Pittsburgh, PA - For the next 18 months, Carnegie Mellon University (CMU) researchers will work with industry to develop methods to make the three-dimensional (3D) printing technology for fabricating metal components into a higher-volume manufacturing process, said CMU in a news release.
With a $1.9 million grant from America Makes, the National Additive Manufacturing Institute in Youngstown, OH, CMU mechanical engineering professor Jack Beuth will lead a research team in developing tools to improve powder-bed additive manufacturing (AM) processes, better known as 3D printing. The technology allows the building of highly complex components that cannot be fabricated by traditional processes, while decreasing the cost of products, including jet engine parts and medical implants.
Beuth and CMU team members Fred Higgs, professor of mechanical engineering, and Anthony Rollett, professor of materials science and engineering, and Ola Harrysson of North Carolina State University, have been working to control and understand metal microstructure and mechanical properties of products made by two kinds of AM processes. His team is investigating the EOS laser sintering process and the Arcam electron beam melting process. Both are powder-based AM processes that directly build metal components from metal powders. At present, these two AM processes are the most successful at automatically fabricating any 3D shape of metals, says the news release from Carnegie Mellon University.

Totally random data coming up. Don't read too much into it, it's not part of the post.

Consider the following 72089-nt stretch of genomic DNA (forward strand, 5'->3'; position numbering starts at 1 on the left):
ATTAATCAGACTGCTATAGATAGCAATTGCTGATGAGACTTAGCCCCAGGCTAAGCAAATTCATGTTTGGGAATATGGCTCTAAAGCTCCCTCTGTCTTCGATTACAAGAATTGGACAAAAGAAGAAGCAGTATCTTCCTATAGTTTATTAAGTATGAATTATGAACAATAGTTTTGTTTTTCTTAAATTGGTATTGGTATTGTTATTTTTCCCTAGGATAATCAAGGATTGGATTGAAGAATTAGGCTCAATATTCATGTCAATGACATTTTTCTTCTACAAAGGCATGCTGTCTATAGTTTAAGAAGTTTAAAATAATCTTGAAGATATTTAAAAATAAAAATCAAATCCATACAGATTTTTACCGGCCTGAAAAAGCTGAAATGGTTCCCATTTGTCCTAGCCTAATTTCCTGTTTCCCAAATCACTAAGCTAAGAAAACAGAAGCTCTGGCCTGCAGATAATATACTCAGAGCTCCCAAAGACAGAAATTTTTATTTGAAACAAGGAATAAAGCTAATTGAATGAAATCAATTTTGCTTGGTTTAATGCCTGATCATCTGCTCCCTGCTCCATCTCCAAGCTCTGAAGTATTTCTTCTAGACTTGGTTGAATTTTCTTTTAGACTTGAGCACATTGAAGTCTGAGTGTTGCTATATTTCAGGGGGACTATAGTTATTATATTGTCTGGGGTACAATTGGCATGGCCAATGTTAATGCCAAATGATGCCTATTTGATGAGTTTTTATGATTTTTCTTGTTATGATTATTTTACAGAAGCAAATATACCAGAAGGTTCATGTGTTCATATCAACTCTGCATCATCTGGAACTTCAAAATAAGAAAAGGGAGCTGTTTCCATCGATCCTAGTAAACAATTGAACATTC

Beuth's team is charged with determining how to alter the additive manufacturing process to allow for use of a wider range of powders. The team includes 12 industry partners representing powder manufacturing, aerospace, medical devices, electronics, and other industries. CMU, a founding member of America Makes, has purchased new metals-based AM tools to complete the research.
"We are looking to continue our dynamic partnerships with all participants as we seek ways to improve US manufacturing," said CMU's Gary Fedder, director of the Institute for Complex Engineered Systems (ICES), associate dean of research for the College of Engineering and the university's leader in the ongoing additive manufacturing initiative.
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